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Back in early 2020, Ryan Baird landed into Rugby Players Ireland’s offices and laid out his plan. “My goal is to play for Ireland this summer,” he said. “I need to make sure I have everything covered off.”

Sometimes you take the enunciation of lofty goals with a pinch of salt but such was Baird’s conviction that it was hard not to sit up and take notice.

There was no denying Baird’s undoubted talent. Injuries aside, he had enjoyed some underage success with Ireland in 2019 and the Leinster academy were making positive noises. Yet his eyeing up of a seat on the Irish tour to Australia seemed markedly optimistic.

As it turns out, he wasn’t far off.

While the pandemic ultimately put paid to anyone’s plans that summer, Baird was called into Andy Farrell’s squad at the next available opportunity. Injury conspired to hamper his involvement in the remaining fixtures of that year but a few months later Baird earned his first cap as a substitute in Rome.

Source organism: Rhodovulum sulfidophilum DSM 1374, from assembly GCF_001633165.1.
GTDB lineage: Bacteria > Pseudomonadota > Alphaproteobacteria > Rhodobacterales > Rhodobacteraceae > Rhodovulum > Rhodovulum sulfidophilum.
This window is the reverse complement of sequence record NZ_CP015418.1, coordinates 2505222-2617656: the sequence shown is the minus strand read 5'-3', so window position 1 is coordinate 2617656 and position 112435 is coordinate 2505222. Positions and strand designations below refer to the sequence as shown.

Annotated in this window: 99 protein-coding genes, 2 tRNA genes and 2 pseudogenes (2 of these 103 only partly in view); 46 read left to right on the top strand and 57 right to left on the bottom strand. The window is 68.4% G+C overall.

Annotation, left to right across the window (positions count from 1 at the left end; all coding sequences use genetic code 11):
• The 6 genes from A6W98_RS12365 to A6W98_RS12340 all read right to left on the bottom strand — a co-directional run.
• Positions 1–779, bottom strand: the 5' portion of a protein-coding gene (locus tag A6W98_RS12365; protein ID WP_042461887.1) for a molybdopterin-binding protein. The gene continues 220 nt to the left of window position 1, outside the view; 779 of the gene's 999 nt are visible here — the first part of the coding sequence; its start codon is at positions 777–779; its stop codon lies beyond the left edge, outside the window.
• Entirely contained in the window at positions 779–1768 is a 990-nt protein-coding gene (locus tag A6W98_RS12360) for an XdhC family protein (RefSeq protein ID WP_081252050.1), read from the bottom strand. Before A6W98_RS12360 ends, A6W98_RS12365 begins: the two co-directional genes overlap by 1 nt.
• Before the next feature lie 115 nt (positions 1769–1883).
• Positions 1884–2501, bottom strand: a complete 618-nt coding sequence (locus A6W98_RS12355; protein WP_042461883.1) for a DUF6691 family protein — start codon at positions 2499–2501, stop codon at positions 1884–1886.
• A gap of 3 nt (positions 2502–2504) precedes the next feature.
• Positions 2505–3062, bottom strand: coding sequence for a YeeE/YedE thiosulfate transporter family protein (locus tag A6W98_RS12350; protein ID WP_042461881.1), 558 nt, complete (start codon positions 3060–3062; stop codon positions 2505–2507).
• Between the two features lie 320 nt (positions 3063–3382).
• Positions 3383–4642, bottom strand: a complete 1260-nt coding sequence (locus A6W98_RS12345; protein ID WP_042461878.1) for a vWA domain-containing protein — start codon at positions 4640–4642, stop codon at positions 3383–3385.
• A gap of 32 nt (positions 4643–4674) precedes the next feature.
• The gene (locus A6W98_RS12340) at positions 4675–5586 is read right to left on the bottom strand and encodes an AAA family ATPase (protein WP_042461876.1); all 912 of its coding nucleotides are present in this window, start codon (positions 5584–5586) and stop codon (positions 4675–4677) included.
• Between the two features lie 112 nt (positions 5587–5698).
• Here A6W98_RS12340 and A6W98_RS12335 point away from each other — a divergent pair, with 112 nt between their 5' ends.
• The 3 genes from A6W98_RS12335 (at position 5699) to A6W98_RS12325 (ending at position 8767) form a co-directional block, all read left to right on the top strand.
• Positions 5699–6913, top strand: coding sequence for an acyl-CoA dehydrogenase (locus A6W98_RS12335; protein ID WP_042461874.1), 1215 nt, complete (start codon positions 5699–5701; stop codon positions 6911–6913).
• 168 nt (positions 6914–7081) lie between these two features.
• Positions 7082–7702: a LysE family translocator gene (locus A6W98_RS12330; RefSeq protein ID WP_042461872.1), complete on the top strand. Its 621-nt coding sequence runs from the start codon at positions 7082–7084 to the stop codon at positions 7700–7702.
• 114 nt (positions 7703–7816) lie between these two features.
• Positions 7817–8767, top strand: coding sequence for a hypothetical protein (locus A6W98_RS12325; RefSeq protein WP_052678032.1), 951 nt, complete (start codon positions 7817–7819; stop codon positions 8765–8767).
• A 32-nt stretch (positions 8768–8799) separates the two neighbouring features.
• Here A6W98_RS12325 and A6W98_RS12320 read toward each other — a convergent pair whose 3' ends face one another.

Mandatory Credit ©INPHO/Tommy Dickson

“I am hyper focused,” he reveals. “When I go into training I’m always looking, analysing, preparing. Johnny [Sexton] spoke with us at the start of the season and he basically told us we have to be obsessive about all we do at work to right the wrongs of the previous season.

“Then I completely switch off when I get the chance because you can’t remain up there all the time, otherwise you’ll run out of juice. You go up and then come back down to recharge or do whatever it is you need to do.”

Baird’s keen self-awareness hasn’t always been thus. Growing up he was plagued by doubt and says that it is only in recent years that he has started to think, question and understand. In so doing he also begun to reframe his journey and appreciate that, all things considered, he is a good guy who happens to be a fine rugby player.